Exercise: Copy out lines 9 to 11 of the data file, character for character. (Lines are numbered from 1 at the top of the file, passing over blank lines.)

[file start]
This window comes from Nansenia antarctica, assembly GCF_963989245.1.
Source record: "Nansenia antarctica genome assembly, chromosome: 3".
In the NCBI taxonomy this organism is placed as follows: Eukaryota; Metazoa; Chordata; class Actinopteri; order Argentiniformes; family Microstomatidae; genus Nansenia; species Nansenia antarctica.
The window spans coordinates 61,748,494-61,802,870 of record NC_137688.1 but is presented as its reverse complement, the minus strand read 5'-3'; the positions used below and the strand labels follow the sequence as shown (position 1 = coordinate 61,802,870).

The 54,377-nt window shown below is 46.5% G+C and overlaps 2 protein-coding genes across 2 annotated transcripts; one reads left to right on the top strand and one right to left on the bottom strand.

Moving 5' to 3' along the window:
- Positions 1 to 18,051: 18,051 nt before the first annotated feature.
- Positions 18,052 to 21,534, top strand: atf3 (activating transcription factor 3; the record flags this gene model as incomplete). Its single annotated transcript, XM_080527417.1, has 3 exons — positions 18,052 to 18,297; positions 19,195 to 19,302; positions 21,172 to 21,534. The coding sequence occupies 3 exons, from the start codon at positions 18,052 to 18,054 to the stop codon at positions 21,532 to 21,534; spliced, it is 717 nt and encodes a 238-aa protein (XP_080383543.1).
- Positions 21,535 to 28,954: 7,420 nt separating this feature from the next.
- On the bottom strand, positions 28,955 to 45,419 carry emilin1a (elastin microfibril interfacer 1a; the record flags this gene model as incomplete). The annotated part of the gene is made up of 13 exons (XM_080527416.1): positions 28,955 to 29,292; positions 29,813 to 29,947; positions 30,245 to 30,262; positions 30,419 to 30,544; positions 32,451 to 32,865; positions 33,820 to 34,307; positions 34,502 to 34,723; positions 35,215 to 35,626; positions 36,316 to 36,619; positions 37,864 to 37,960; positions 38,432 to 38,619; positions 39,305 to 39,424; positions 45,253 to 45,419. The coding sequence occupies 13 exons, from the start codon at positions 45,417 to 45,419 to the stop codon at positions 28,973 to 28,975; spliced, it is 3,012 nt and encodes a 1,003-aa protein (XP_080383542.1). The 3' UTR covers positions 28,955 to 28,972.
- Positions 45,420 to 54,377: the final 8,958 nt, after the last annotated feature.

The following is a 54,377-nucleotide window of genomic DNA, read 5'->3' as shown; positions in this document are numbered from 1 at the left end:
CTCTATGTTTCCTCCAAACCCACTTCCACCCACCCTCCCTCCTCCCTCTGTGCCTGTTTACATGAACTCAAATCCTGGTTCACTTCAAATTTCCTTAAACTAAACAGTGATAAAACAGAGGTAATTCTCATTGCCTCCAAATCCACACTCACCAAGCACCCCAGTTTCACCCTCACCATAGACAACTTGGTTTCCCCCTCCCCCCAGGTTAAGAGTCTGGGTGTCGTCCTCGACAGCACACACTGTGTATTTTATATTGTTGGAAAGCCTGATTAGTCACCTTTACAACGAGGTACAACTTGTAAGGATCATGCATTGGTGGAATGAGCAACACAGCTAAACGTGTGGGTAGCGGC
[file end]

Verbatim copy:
- Positions 21,535 to 28,954: 7,420 nt separating this feature from the next.
- On the bottom strand, positions 28,955 to 45,419 carry emilin1a (elastin microfibril interfacer 1a; the record flags this gene model as incomplete). The annotated part of the gene is made up of 13 exons (XM_080527416.1): positions 28,955 to 29,292; positions 29,813 to 29,947; positions 30,245 to 30,262; positions 30,419 to 30,544; positions 32,451 to 32,865; positions 33,820 to 34,307; positions 34,502 to 34,723; positions 35,215 to 35,626; positions 36,316 to 36,619; positions 37,864 to 37,960; positions 38,432 to 38,619; positions 39,305 to 39,424; positions 45,253 to 45,419. The coding sequence occupies 13 exons, from the start codon at positions 45,417 to 45,419 to the stop codon at positions 28,973 to 28,975; spliced, it is 3,012 nt and encodes a 1,003-aa protein (XP_080383542.1). The 3' UTR covers positions 28,955 to 28,972.
- Positions 45,420 to 54,377: the final 8,958 nt, after the last annotated feature.